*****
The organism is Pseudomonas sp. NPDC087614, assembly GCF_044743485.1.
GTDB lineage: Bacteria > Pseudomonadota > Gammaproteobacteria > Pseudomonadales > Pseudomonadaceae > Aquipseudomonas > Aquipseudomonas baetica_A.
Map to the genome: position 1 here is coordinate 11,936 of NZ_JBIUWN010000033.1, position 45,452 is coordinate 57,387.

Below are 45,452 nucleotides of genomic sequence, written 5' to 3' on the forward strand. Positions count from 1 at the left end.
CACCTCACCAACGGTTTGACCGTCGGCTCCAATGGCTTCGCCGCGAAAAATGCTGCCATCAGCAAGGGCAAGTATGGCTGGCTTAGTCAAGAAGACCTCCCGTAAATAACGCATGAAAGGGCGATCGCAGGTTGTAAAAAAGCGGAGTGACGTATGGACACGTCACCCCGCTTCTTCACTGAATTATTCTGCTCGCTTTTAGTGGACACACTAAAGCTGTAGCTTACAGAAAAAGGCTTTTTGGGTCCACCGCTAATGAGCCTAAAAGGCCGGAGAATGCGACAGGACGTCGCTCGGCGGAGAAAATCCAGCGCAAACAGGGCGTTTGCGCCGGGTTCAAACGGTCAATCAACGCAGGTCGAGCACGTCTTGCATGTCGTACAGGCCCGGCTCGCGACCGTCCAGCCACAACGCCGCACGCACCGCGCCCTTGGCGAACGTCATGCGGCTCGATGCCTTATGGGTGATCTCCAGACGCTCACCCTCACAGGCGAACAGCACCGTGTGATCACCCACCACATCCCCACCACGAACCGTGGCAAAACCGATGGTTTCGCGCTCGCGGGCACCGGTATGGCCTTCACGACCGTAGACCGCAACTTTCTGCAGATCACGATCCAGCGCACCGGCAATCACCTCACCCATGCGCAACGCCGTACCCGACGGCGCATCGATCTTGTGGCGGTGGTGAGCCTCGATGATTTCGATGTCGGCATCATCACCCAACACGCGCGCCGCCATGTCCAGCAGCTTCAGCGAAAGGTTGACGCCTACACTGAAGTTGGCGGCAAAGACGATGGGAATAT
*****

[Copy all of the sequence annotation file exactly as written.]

The organism is Pseudomonas sp. NPDC087614, assembly GCF_044743485.1.
GTDB lineage: Bacteria > Pseudomonadota > Gammaproteobacteria > Pseudomonadales > Pseudomonadaceae > Aquipseudomonas > Aquipseudomonas baetica_A.
Map to the genome: position 1 here is coordinate 11,936 of NZ_JBIUWN010000033.1, position 45,452 is coordinate 57,387.

Below are 45,452 nucleotides of genomic sequence, written 5' to 3' on the forward strand. Positions count from 1 at the left end.
CACCTCACCAACGGTTTGACCGTCGGCTCCAATGGCTTCGCCGCGAAAAATGCTGCCATCAGCAAGGGCAAGTATGGCTGGCTTAGTCAAGAAGACCTCCCGTAAATAACGCATGAAAGGGCGATCGCAGGTTGTAAAAAAGCGGAGTGACGTATGGACACGTCACCCCGCTTCTTCACTGAATTATTCTGCTCGCTTTTAGTGGACACACTAAAGCTGTAGCTTACAGAAAAAGGCTTTTTGGGTCCACCGCTAATGAGCCTAAAAGGCCGGAGAATGCGACAGGACGTCGCTCGGCGGAGAAAATCCAGCGCAAACAGGGCGTTTGCGCCGGGTTCAAACGGTCAATCAACGCAGGTCGAGCACGTCTTGCATGTCGTACAGGCCCGGCTCGCGACCGTCCAGCCACAACGCCGCACGCACCGCGCCCTTGGCGAACGTCATGCGGCTCGATGCCTTATGGGTGATCTCCAGACGCTCACCCTCACAGGCGAACAGCACCGTGTGATCACCCACCACATCCCCACCACGAACCGTGGCAAAACCGATGGTTTCGCGCTCGCGGGCACCGGTATGGCCTTCACGACCGTAGACCGCAACTTTCTGCAGATCACGATCCAGCGCACCGGCAATCACCTCACCCATGCGCAACGCCGTACCCGACGGCGCATCGATCTTGTGGCGGTGGTGAGCCTCGATGATTTCGATGTCGGCATCATCACCCAACACGCGCGCCGCCATGTCCAGCAGCTTCAGCGAAAGGTTGACGCCTACACTGAAGTTGGCGGCAAAGACGATGGGAATAT